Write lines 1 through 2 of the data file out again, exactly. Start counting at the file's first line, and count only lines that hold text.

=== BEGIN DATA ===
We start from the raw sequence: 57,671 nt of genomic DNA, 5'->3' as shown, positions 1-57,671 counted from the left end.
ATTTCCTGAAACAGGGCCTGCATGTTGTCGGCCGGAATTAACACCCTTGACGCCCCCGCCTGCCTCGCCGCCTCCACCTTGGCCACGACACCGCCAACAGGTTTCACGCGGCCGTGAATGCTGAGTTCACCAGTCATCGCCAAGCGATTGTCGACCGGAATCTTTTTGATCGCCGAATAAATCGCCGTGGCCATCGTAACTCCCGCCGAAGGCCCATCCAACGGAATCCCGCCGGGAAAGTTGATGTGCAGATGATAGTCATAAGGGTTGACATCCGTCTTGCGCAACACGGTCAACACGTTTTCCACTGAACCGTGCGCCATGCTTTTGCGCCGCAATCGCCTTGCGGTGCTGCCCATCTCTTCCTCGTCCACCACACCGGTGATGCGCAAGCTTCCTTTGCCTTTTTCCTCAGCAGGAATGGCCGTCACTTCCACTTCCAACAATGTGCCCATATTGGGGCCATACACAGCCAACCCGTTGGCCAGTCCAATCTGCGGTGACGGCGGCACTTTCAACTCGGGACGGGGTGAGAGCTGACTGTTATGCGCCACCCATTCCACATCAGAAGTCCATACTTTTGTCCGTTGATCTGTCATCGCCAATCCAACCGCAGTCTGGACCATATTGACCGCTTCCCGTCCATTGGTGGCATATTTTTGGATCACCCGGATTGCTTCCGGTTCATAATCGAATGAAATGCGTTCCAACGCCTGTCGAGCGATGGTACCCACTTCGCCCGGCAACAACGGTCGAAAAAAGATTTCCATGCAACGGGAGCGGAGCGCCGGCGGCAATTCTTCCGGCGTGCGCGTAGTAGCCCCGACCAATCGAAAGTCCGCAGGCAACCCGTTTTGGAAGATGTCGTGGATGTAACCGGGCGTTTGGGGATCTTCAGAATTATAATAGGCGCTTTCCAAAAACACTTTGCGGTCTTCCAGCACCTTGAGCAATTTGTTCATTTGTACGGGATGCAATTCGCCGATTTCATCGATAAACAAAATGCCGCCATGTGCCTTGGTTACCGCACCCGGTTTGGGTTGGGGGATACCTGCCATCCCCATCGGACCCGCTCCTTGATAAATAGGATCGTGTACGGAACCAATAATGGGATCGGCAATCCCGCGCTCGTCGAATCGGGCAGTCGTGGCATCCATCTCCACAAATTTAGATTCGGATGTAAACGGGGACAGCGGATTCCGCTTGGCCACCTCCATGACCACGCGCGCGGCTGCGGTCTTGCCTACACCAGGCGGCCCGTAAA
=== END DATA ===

We start from the raw sequence: 57,671 nt of genomic DNA, 5'->3' as shown, positions 1-57,671 counted from the left end.
ATTTCCTGAAACAGGGCCTGCATGTTGTCGGCCGGAATTAACACCCTTGACGCCCCCGCCTGCCTCGCCGCCTCCACCTTGGCCACGACACCGCCAACAGGTTTCACGCGGCCGTGAATGCTGAGTTCACCAGTCATCGCCAAGCGATTGTCGACCGGAATCTTTTTGATCGCCGAATAAATCGCCGTGGCCATCGTAACTCCCGCCGAAGGCCCATCCAACGGAATCCCGCCGGGAAAGTTGATGTGCAGATGATAGTCATAAGGGTTGACATCCGTCTTGCGCAACACGGTCAACACGTTTTCCACTGAACCGTGCGCCATGCTTTTGCGCCGCAATCGCCTTGCGGTGCTGCCCATCTCTTCCTCGTCCACCACACCGGTGATGCGCAAGCTTCCTTTGCCTTTTTCCTCAGCAGGAATGGCCGTCACTTCCACTTCCAACAATGTGCCCATATTGGGGCCATACACAGCCAACCCGTTGGCCAGTCCAATCTGCGGTGACGGCGGCACTTTCAACTCGGGACGGGGTGAGAGCTGACTGTTATGCGCCACCCATTCCACATCAGAAGTCCATACTTTTGTCCGTTGATCTGTCATCGCCAATCCAACCGCAGTCTGGACCATATTGACCGCTTCCCGTCCATTGGTGGCATATTTTTGGATCACCCGGATTGCTTCCGGTTCATAATCGAATGAAATGCGTTCCAACGCCTGTCGAGCGATGGTACCCACTTCGCCCGGCAACAACGGTCGAAAAAAGATTTCCATGCAACGGGAGCGGAGCGCCGGCGGCAATTCTTCCGGCGTGCGCGTAGTAGCCCCGACCAATCGAAAGTCCGCAGGCAACCCGTTTTGGAAGATGTCGTGGATGTAACCGGGCGTTTGGGGATCTTCAGAATTATAATAGGCGCTTTCCAAAAACACTTTGCGGTCTTCCAGCACCTTGAGCAATTTGTTCATTTGTACGGGATGCAATTCGCCGATTTCATCGATAAACAAAATGCCGCCATGTGCCTTGGTTACCGCACCCGGTTTGGGTTGGGGGATACCTGCCATCCCCATCGGACCCGCTCCTTGATAAATAGGATCGTGTACGGAACCAATAATGGGATCGGCAATCCCGCGCTCGTCGAATCGGGCAGTCGTGGCATCCATCTCCACAAATTTAGATTCGGATGTAAACGGGGACAGCGGATTCCGCTTGGCCACCTCCATGACCACGCGCGCGGCTGCGGTCTTGCCTACACCAGGCGGCCCGTAAA